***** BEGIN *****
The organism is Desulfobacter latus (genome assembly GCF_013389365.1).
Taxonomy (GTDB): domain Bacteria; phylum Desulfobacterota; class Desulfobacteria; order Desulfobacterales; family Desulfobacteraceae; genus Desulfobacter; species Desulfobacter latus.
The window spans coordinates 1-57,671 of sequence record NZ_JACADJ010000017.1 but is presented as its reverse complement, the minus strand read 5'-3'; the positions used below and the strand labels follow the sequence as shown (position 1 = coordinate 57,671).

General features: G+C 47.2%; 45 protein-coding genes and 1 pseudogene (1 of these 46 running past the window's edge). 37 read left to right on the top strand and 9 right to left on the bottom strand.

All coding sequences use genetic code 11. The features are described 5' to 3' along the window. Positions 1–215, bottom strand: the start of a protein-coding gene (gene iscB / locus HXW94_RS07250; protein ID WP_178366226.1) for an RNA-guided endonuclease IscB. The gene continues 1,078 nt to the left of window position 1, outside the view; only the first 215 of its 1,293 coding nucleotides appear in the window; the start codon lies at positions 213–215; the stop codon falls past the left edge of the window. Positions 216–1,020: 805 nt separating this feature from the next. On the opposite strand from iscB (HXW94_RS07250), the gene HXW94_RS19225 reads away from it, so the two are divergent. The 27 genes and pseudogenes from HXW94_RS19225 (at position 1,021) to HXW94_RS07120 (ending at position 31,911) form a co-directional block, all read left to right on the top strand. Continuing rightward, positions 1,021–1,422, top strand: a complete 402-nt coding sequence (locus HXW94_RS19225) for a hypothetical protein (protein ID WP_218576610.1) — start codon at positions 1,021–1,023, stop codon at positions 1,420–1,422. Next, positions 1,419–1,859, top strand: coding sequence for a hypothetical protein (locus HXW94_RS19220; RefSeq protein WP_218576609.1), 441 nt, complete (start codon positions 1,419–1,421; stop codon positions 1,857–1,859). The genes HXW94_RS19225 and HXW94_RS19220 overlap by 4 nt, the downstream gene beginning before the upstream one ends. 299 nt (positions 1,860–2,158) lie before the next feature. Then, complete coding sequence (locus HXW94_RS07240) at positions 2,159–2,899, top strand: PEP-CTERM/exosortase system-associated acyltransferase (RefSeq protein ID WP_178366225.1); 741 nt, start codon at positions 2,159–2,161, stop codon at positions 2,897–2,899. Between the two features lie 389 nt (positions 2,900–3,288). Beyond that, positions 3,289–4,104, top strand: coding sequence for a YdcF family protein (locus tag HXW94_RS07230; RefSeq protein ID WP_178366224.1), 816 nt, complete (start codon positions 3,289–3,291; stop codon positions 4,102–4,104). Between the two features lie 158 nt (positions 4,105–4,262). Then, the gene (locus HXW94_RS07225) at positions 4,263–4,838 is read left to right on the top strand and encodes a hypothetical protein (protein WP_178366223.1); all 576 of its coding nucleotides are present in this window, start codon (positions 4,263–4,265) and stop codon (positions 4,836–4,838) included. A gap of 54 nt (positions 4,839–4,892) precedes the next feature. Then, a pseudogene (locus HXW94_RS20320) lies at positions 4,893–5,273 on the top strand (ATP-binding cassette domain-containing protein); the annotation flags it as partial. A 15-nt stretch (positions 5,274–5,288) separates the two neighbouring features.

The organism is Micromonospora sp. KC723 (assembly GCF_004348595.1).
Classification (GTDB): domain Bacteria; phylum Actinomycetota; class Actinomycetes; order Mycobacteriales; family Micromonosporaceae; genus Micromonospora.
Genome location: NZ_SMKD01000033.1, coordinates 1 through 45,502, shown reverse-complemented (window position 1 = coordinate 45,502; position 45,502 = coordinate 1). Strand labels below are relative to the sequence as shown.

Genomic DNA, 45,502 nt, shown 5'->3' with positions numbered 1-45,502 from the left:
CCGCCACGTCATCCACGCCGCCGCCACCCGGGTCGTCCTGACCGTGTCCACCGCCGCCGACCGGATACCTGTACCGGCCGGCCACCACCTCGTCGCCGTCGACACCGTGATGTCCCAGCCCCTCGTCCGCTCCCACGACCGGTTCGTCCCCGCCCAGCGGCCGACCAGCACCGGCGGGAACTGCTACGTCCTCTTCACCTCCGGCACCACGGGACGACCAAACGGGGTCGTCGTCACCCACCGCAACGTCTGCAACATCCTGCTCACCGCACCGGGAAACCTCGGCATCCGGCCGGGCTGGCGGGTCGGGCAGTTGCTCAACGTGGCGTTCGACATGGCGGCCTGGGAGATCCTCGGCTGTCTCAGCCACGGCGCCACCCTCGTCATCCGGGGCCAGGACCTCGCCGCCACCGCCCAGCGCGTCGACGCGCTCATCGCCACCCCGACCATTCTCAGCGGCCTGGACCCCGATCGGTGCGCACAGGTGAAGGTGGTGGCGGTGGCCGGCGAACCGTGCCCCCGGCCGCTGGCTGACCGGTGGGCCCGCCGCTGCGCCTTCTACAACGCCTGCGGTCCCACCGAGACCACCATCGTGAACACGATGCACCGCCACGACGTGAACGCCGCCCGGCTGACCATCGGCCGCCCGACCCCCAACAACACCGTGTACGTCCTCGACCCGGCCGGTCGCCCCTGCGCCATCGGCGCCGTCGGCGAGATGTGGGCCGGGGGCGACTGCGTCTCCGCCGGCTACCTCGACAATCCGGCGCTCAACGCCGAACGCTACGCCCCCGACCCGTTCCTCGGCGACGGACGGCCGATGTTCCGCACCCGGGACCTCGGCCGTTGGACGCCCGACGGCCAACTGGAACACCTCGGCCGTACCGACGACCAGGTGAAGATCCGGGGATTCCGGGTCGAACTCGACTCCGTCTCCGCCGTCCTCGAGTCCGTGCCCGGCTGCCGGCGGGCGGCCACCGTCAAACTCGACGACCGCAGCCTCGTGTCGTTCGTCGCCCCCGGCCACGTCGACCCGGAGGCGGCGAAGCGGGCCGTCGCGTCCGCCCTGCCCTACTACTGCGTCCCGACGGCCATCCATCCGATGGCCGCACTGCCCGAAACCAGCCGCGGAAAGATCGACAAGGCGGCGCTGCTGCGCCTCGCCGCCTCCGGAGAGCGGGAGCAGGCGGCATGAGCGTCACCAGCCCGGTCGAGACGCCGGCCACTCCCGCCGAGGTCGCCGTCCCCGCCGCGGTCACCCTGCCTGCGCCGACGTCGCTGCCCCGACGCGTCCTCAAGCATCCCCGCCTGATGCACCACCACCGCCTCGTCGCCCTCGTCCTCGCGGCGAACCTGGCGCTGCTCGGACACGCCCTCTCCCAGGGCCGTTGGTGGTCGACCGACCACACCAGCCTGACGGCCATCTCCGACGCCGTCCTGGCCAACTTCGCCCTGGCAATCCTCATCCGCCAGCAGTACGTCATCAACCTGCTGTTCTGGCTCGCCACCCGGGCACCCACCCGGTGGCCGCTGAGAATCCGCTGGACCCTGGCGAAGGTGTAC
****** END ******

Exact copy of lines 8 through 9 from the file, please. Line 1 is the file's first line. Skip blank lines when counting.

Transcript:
Genome location: NZ_SMKD01000033.1, coordinates 1 through 45,502, shown reverse-complemented (window position 1 = coordinate 45,502; position 45,502 = coordinate 1). Strand labels below are relative to the sequence as shown.

Genomic DNA, 45,502 nt, shown 5'->3' with positions numbered 1-45,502 from the left: